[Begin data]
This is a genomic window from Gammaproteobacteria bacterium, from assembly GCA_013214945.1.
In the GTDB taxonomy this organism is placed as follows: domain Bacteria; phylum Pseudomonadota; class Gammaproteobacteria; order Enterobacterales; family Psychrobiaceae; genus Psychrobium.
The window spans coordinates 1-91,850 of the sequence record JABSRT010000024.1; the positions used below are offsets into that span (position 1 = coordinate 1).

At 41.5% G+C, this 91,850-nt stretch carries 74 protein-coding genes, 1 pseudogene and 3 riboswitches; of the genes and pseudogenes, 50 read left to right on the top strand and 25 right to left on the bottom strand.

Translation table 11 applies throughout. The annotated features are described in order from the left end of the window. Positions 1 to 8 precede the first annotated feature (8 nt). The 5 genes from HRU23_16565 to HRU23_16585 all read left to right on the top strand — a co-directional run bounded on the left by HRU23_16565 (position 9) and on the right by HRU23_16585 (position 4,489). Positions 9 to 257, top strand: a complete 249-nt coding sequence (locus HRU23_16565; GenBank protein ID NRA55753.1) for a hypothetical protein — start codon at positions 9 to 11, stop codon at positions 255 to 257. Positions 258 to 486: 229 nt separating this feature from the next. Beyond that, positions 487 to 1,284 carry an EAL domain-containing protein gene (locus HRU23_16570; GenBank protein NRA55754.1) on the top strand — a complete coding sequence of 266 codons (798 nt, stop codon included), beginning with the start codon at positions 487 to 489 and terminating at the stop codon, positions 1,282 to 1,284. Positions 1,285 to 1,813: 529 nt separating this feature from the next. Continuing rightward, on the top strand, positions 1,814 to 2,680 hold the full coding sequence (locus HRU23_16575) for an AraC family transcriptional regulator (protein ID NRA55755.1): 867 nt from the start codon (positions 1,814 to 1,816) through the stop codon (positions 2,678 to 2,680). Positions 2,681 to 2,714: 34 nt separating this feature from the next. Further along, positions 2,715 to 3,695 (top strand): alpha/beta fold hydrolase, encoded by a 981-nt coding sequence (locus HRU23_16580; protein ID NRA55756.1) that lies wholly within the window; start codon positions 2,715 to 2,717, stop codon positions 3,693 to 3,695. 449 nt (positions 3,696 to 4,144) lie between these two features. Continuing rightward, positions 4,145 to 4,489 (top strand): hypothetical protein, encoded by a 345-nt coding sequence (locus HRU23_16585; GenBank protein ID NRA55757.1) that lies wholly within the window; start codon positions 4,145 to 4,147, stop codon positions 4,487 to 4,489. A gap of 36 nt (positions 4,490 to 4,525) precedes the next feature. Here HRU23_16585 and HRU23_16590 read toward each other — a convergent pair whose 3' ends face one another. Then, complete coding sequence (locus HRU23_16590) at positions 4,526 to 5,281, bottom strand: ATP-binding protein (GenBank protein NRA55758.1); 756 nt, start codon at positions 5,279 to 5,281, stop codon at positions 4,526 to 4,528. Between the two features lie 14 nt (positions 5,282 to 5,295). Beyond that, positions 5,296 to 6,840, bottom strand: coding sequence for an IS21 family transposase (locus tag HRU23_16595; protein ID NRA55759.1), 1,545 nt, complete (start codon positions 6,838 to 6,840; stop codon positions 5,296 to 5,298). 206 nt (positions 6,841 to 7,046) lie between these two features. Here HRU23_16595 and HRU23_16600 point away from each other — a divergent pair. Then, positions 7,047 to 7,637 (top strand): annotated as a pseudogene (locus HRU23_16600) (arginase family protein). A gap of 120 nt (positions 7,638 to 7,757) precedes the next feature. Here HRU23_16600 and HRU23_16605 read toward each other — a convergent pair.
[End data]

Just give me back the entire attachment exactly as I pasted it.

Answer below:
This is a genomic window from Gammaproteobacteria bacterium, from assembly GCA_013214945.1.
In the GTDB taxonomy this organism is placed as follows: domain Bacteria; phylum Pseudomonadota; class Gammaproteobacteria; order Enterobacterales; family Psychrobiaceae; genus Psychrobium.
The window spans coordinates 1-91,850 of the sequence record JABSRT010000024.1; the positions used below are offsets into that span (position 1 = coordinate 1).

At 41.5% G+C, this 91,850-nt stretch carries 74 protein-coding genes, 1 pseudogene and 3 riboswitches; of the genes and pseudogenes, 50 read left to right on the top strand and 25 right to left on the bottom strand.

Translation table 11 applies throughout. The annotated features are described in order from the left end of the window. Positions 1 to 8 precede the first annotated feature (8 nt). The 5 genes from HRU23_16565 to HRU23_16585 all read left to right on the top strand — a co-directional run bounded on the left by HRU23_16565 (position 9) and on the right by HRU23_16585 (position 4,489). Positions 9 to 257, top strand: a complete 249-nt coding sequence (locus HRU23_16565; GenBank protein ID NRA55753.1) for a hypothetical protein — start codon at positions 9 to 11, stop codon at positions 255 to 257. Positions 258 to 486: 229 nt separating this feature from the next. Beyond that, positions 487 to 1,284 carry an EAL domain-containing protein gene (locus HRU23_16570; GenBank protein NRA55754.1) on the top strand — a complete coding sequence of 266 codons (798 nt, stop codon included), beginning with the start codon at positions 487 to 489 and terminating at the stop codon, positions 1,282 to 1,284. Positions 1,285 to 1,813: 529 nt separating this feature from the next. Continuing rightward, on the top strand, positions 1,814 to 2,680 hold the full coding sequence (locus HRU23_16575) for an AraC family transcriptional regulator (protein ID NRA55755.1): 867 nt from the start codon (positions 1,814 to 1,816) through the stop codon (positions 2,678 to 2,680). Positions 2,681 to 2,714: 34 nt separating this feature from the next. Further along, positions 2,715 to 3,695 (top strand): alpha/beta fold hydrolase, encoded by a 981-nt coding sequence (locus HRU23_16580; protein ID NRA55756.1) that lies wholly within the window; start codon positions 2,715 to 2,717, stop codon positions 3,693 to 3,695. 449 nt (positions 3,696 to 4,144) lie between these two features. Continuing rightward, positions 4,145 to 4,489 (top strand): hypothetical protein, encoded by a 345-nt coding sequence (locus HRU23_16585; GenBank protein ID NRA55757.1) that lies wholly within the window; start codon positions 4,145 to 4,147, stop codon positions 4,487 to 4,489. A gap of 36 nt (positions 4,490 to 4,525) precedes the next feature. Here HRU23_16585 and HRU23_16590 read toward each other — a convergent pair whose 3' ends face one another. Then, complete coding sequence (locus HRU23_16590) at positions 4,526 to 5,281, bottom strand: ATP-binding protein (GenBank protein NRA55758.1); 756 nt, start codon at positions 5,279 to 5,281, stop codon at positions 4,526 to 4,528. Between the two features lie 14 nt (positions 5,282 to 5,295). Beyond that, positions 5,296 to 6,840, bottom strand: coding sequence for an IS21 family transposase (locus tag HRU23_16595; protein ID NRA55759.1), 1,545 nt, complete (start codon positions 6,838 to 6,840; stop codon positions 5,296 to 5,298). 206 nt (positions 6,841 to 7,046) lie between these two features. Here HRU23_16595 and HRU23_16600 point away from each other — a divergent pair. Then, positions 7,047 to 7,637 (top strand): annotated as a pseudogene (locus HRU23_16600) (arginase family protein). A gap of 120 nt (positions 7,638 to 7,757) precedes the next feature. Here HRU23_16600 and HRU23_16605 read toward each other — a convergent pair.